35      As an exception to the authorisation criterion laid down in the second sentence of Article 6(3) of the Habitats Directive, Article 6(4) can apply only after the implications of a plan or project have been analysed in accordance with Article 6(3) (see Solvay and Others, paragraphs 73 and 74).

36      It follows that Article 6(2) to (4) of the Habitats Directive impose upon the Member States a series of specific obligations and procedures designed, as is clear from Article 2(2) of the directive, to maintain, or as the case may be restore, at a favourable conservation status natural habitats and, in particular, special areas of conservation.

37      In this regard, according to Article 1(e) of the Habitats Directive, the conservation status of a natural habitat is taken as ‘favourable’ when, in particular, its natural range and areas it covers within that range are stable or increasing and the specific structure and functions which are necessary for its long-term maintenance exist and are likely to continue to exist for the foreseeable future.

38      In this context, the Court has already held that the Habitats Directive has the aim that the Member States take appropriate protective measures to preserve the ecological characteristics of sites which host natural habitat types (see Case C‑308/08 Commission v Spain [2010] ECR I‑4281, paragraph 21, and Case C‑404/09 Commission v Spain, paragraph 163).

39      Consequently, it should be inferred that in order for the integrity of a site as a natural habitat not to be adversely affected for the purposes of the second sentence of Article 6(3) of the Habitats Directive the site needs to be preserved at a favourable conservation status; this entails, as the Advocate General has observed in points 54 to 56 of her Opinion, the lasting preservation of the constitutive characteristics of the site concerned that are connected to the presence of a natural habitat type whose preservation was the objective justifying the designation of that site in the list of SCIs, in accordance with the directive.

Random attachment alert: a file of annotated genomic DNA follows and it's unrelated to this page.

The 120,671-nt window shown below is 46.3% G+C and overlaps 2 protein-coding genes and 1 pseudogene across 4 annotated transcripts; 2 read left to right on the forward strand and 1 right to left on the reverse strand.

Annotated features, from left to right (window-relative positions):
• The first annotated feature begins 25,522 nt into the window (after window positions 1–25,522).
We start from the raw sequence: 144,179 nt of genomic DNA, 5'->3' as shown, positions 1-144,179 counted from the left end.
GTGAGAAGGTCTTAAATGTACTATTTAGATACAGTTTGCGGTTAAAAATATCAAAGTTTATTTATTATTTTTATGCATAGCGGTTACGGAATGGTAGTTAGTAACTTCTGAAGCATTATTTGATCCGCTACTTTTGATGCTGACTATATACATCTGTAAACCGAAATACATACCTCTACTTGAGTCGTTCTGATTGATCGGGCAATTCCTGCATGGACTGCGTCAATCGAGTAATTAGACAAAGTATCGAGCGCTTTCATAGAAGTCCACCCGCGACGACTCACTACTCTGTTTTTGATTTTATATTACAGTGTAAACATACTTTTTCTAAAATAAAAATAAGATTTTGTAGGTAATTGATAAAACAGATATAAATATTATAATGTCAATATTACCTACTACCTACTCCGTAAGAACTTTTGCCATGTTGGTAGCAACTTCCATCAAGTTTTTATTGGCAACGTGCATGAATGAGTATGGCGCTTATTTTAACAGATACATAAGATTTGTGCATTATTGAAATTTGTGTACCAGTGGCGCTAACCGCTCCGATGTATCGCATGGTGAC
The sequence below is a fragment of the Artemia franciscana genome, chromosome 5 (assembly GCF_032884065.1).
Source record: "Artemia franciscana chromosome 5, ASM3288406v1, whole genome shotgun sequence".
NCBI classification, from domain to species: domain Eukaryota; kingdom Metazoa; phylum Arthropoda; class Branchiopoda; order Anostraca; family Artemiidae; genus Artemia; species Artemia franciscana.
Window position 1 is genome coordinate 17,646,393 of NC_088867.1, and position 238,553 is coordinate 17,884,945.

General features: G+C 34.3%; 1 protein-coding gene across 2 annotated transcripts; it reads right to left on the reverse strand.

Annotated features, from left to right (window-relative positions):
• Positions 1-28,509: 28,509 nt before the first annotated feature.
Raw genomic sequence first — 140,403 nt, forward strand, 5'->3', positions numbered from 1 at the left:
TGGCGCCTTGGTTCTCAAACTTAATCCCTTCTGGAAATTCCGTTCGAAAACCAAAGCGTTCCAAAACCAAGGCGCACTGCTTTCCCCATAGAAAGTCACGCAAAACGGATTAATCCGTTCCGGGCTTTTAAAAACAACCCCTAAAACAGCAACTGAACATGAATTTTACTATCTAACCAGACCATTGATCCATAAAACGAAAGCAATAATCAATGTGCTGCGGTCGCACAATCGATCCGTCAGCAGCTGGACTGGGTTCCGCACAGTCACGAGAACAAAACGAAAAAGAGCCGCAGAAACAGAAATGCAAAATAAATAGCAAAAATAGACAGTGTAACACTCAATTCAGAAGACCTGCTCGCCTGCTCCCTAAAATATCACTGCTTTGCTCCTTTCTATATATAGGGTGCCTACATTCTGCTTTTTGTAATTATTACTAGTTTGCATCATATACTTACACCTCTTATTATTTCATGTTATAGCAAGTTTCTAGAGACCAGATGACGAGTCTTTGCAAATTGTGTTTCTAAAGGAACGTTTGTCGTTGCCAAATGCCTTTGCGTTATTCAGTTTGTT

40      Authorisation for a plan or project, as referred to in Article 6(3) of the Habitats Directive, may therefore be given only on condition that the competent authorities – once all aspects of the plan or project have been identified which can, by themselves or in combination with other plans or projects, affect the conservation objectives of the site concerned, and in the light of the best scientific knowledge in the field – are certain that the plan or project will not have lasting adverse effects on the integrity of that site. That is so where no reasonable scientific doubt remains as to the absence of such effects (see, to this effect, Case C‑404/09 Commission v Spain, paragraph 99, and Solvay and Others, paragraph 67).

41      It is to be noted that, since the authority must refuse to authorise the plan or project being considered where uncertainty remains as to the absence of adverse effects on the integrity of the site, the authorisation criterion laid down in the second sentence of Article 6(3) of the Habitats Directive integrates the precautionary principle and makes it possible to prevent in an effective manner adverse effects on the integrity of protected sites as a result of the plans or projects being considered. A less stringent authorisation criterion than that in question could not ensure as effectively the fulfilment of the objective of site protection intended under that provision (Waddenvereniging and Vogelbeschermingsvereniging, paragraphs 57 and 58).

42      Such an appraisal applies all the more in the main proceedings, since the natural habitat affected by the proposed road scheme is among the priority natural habitat types, which Article 1(d) of the Habitats Directive defines as ‘natural habitat types in danger of disappearance’ for whose conservation the European Union has ‘particular responsibility’.